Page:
Do NOT put Win95 on a 486... the operating system itself may run, but any game making USE of Win95 is going to want a Pentium (It's all about the Pentiums!)

 

For a SHMUP, get a 486DX and Raptor: Call of the Shadows. You will NOT be disappointed!



#22 Seob OFFLINE  

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Posted Mon Oct 6, 2014 8:36 AM

Do NOT put Win95 on a 486... the operating system itself may run, but any game making USE of Win95 is going to want a Pentium (It's all about the Pentiums!)
 
For a SHMUP, get a 486DX and Raptor: Call of the Shadows. You will NOT be disappointed!

No a 5x86-133 (a80486) will run win 95 just fine. Had no problem with it. It has the hated p rating of a pentium 75.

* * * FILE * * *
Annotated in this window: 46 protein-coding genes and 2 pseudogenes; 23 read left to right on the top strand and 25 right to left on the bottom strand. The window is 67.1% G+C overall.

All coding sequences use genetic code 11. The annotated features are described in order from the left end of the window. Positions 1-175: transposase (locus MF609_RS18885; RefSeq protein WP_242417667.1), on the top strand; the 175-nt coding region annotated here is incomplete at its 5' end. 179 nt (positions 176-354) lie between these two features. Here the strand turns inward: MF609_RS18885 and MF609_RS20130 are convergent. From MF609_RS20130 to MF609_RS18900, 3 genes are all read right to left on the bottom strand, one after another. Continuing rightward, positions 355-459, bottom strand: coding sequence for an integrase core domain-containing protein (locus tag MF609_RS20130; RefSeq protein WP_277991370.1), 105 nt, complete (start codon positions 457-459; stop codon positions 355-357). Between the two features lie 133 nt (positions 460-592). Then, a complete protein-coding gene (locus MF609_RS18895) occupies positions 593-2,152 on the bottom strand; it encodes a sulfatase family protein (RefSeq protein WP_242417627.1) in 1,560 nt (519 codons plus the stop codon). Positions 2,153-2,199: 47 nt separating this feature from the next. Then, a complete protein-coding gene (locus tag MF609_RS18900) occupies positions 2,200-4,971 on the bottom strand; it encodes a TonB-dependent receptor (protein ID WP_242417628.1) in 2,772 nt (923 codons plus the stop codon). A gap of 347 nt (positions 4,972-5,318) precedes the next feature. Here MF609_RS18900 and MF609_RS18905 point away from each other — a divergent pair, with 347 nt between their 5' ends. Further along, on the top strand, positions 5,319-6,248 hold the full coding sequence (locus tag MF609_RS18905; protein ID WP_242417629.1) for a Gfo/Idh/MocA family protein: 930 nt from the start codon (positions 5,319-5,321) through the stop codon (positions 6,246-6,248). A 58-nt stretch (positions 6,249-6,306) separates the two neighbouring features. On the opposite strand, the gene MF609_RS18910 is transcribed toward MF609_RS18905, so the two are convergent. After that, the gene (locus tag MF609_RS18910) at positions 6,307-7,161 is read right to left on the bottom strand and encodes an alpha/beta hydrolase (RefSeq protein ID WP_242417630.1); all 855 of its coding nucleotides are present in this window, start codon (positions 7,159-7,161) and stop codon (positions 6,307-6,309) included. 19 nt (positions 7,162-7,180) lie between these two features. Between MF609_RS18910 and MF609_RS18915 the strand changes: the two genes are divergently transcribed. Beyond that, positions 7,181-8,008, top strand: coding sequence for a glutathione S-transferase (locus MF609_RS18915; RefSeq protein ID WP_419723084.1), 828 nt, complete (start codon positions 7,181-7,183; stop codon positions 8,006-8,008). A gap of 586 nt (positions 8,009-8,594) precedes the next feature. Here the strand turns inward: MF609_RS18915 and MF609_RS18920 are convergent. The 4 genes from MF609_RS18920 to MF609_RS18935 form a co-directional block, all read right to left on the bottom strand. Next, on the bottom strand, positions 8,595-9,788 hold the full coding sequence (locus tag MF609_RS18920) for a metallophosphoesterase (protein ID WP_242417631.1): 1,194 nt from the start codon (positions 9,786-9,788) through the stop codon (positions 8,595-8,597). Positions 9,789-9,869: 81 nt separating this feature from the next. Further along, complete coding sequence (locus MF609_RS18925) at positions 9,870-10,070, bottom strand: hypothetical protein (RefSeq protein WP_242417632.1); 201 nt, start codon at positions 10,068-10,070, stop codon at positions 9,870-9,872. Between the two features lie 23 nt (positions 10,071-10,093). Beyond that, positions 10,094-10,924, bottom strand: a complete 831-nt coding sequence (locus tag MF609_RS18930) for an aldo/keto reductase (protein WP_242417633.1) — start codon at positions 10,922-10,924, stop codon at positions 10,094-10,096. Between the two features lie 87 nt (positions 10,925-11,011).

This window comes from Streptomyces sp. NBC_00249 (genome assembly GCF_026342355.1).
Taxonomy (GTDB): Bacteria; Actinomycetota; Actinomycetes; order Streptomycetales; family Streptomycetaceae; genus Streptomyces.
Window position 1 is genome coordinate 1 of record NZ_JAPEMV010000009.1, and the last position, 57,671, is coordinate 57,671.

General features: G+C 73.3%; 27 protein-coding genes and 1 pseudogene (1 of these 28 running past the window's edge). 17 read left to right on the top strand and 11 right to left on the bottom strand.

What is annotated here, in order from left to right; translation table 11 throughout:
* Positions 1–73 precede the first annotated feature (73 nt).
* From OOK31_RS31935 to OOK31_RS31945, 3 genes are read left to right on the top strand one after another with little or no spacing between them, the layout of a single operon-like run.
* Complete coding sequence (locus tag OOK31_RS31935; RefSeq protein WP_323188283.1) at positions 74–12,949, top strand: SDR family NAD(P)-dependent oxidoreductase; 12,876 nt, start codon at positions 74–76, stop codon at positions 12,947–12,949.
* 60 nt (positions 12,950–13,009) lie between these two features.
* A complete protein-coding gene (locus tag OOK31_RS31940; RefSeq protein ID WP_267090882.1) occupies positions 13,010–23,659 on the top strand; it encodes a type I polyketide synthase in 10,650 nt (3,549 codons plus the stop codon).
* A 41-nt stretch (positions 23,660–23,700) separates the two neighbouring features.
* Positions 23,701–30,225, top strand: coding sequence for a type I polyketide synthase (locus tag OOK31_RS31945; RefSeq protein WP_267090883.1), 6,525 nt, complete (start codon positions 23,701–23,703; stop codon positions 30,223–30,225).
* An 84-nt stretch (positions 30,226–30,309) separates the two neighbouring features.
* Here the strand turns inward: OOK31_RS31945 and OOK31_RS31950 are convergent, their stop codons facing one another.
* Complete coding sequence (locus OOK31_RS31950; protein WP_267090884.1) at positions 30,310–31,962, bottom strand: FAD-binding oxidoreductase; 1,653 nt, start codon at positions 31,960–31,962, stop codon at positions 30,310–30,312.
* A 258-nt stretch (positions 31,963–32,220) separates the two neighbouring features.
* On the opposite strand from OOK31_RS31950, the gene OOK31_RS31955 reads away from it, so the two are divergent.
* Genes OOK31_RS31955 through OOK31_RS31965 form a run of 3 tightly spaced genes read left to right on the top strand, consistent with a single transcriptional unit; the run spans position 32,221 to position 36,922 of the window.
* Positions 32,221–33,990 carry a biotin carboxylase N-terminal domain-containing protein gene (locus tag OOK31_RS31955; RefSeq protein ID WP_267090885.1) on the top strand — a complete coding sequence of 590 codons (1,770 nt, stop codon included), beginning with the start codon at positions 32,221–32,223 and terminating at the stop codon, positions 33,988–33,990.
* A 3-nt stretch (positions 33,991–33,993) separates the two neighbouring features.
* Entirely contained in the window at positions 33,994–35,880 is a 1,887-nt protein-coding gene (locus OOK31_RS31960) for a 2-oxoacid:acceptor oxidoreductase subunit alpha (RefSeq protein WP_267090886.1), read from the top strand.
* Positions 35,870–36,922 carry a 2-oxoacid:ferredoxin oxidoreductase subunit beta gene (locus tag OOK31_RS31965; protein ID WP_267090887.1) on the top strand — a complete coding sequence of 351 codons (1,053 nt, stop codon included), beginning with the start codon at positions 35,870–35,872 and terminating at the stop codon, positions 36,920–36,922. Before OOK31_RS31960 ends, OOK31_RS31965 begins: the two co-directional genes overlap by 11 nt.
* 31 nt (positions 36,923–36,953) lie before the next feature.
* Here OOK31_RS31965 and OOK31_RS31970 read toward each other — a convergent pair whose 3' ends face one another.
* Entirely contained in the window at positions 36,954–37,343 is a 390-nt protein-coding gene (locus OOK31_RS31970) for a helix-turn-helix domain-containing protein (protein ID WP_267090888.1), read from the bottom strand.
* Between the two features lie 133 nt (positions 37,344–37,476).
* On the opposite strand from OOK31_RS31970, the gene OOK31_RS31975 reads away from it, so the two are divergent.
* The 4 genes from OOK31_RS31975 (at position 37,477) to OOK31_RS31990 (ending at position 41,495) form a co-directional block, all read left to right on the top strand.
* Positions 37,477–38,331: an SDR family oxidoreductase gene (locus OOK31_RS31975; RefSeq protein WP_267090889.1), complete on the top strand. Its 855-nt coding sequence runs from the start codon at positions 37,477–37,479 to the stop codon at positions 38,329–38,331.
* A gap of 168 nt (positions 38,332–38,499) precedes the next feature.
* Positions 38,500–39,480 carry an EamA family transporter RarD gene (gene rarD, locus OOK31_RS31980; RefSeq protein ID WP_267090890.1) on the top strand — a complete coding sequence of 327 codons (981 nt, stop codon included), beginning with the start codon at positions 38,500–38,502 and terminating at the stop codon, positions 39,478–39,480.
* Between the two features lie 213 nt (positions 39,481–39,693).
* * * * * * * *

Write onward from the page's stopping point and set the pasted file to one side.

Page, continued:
#23 Hatta OFFLINE  

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Posted Mon Oct 6, 2014 8:57 AM

To be honest, you need one of each.  An 8088, 286, 386, 486, and Pentium.  You can probably skip a PII and go for a PIII though. 



#24 dafivehole OFFLINE  

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Posted Mon Oct 6, 2014 9:52 AM

 
Also, let's say I find a 486 with windows 95 installed onto it, does windows gets installed on TOP of dos or replaces dos?


Good question... wasn't windows just a shell for DOS?

Roger

#25 Hatta OFFLINE  

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Posted Mon Oct 6, 2014 10:09 AM

Both sorta.  Windows 95 is self contained, it's installed over whatever DOS you were using before. It contains it's own DOS, 7.0.    You *can* still run DOS 6.22 on another partition, if you really want to.  But it takes some sysadmin gymnastics and there's little benefit to it. DOS 7 is perfectly compatible with 6.22 and supports FAT32 and long file names.  There's no performance hit or memory penalty worth mentioning.

 

Save bare DOS for your 386.  Even if you never intend to use the GUI, you're better off installing Win 95 than DOS 6.22 on a 486.